For the record, I don't want this to be like Tomb of Horrors, where the death rate is near 100%. I want to make the dungeons challenging and interesting, with the possibility of death, but I don't want to make my players paranoid.

Or should I be trying to make them paranoid?

Concerning traps, my experience in tabletop gaming is fairly straigtforward: one single trap in a dungeon will make the players look for other traps in every single door, room, chest... I don't know if this happens in pbp, but including traps comes with the likely cost of making players paranoid for as long as they are in that dungeon.

Fair enough.

I guess my gut instinct was correct then. Doing a few traps-within-traps helps the experience.

Keep in mind that a trap can exist in a game as one of several forms:

As an alternative form of puzzle, a trap is sometimes a fun encounter. In order for this to work, the players must be aware that the trap is there and need to be able to glean some information about how the trap works based on your description. Death traps are only acceptable here.

As a supplement to an encounter, a trap is something used to make an encounter more difficult or more interesting. Fighting the vampiric dragonkin is cool, yes, but doing so when his spells are exclusively variations on shatter and disintegrate and you're fighting on a searing-hot floating island in the midst of a magma sea is interesting (I'm treating the damaging environment as the trap). Or, fighting the enemy archers would be a simple matter, except that a gas fills the chamber, lowering the players' dexterity so that they cannot respond in kind. This sort of placement is a way to make people consider different tactical options than they've gotten used to.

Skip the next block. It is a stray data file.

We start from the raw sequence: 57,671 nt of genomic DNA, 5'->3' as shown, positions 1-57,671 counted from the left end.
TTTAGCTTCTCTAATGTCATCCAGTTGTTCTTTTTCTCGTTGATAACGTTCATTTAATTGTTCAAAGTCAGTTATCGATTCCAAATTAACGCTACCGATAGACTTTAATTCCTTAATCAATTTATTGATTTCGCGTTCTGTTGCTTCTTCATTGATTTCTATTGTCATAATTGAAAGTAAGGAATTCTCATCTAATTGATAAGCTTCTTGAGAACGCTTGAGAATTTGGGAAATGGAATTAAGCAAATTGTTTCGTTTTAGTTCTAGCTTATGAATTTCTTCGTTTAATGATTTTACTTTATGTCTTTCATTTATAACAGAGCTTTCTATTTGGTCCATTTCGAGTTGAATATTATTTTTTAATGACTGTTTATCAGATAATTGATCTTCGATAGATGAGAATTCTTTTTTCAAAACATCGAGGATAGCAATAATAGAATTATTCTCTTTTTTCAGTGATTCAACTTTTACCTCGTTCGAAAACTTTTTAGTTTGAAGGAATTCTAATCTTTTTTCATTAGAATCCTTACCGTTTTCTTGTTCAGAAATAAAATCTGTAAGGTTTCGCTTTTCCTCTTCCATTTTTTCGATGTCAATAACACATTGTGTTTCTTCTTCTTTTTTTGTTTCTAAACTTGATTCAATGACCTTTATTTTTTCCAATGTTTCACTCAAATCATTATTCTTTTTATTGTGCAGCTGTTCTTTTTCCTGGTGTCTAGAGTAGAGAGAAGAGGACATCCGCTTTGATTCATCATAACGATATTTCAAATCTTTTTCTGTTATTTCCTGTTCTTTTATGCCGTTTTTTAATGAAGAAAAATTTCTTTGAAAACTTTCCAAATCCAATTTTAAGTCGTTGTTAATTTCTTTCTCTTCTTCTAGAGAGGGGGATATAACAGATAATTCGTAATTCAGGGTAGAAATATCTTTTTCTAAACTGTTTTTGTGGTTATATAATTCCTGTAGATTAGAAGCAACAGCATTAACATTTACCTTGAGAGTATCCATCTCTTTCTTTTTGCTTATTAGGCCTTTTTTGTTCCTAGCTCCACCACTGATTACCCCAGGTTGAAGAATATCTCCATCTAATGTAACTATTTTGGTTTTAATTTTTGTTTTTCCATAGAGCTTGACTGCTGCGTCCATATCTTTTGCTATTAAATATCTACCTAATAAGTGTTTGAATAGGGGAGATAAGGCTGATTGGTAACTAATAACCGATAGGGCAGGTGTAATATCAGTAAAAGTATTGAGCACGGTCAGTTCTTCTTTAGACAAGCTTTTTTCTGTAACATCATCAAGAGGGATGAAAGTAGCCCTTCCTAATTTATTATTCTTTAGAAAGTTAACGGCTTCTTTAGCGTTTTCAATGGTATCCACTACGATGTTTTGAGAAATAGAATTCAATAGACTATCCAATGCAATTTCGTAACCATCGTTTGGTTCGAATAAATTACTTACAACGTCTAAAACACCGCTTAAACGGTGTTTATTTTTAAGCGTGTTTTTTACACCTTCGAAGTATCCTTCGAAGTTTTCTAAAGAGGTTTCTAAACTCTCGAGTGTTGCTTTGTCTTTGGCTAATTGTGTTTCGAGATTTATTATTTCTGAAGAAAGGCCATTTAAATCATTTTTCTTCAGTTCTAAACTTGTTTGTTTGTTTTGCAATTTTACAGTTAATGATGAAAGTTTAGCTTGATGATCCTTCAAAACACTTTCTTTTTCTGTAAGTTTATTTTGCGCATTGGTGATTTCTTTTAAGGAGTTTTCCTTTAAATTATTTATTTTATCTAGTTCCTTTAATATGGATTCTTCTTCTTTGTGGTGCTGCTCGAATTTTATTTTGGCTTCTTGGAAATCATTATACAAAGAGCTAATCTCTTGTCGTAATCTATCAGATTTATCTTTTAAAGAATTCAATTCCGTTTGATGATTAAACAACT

As a well-hidden source of almost-inevitable damage, a trap is useful only to demonstrate that someone or something in-game is a total douchebag. Mage McMageypants, the BBEG fights the players and loses. The players take their hard-earned spoils and find his spellbook. On the front cover is a symbol of insanity, which causes the party to kill each other down to two members. What did this accomplish? It was something that was either found (and presumably disarmed easily), or not (in which case, many people die). From the perspective of the players, neither result is satisfying. If found, it was just a source of easy experience. If not, then it was an inevitable effect that the party couldn't really fight against. Challenging things are really only satisfying when you can beat them. As DMs, we do terrible things to our players to make it so that the ones who survive feel epic. There's no ultimate victory over something that happens without warning and then is gone.

I've come along a grand circle from the early days of my D&D experiences.

I was thinking about something: how difficult do you guys find it to balance damage from traps against the party's resources and future monster encounters?

For example, I'm thinking of starting the game at level 4, but due to certain circumstances, the characters won't be starting with anything other than trashy basic gear. Which means no potions, no scrolls, etc etc. How do I balance that against damaging traps without arbitrarily padding it all by throwing consumables at them?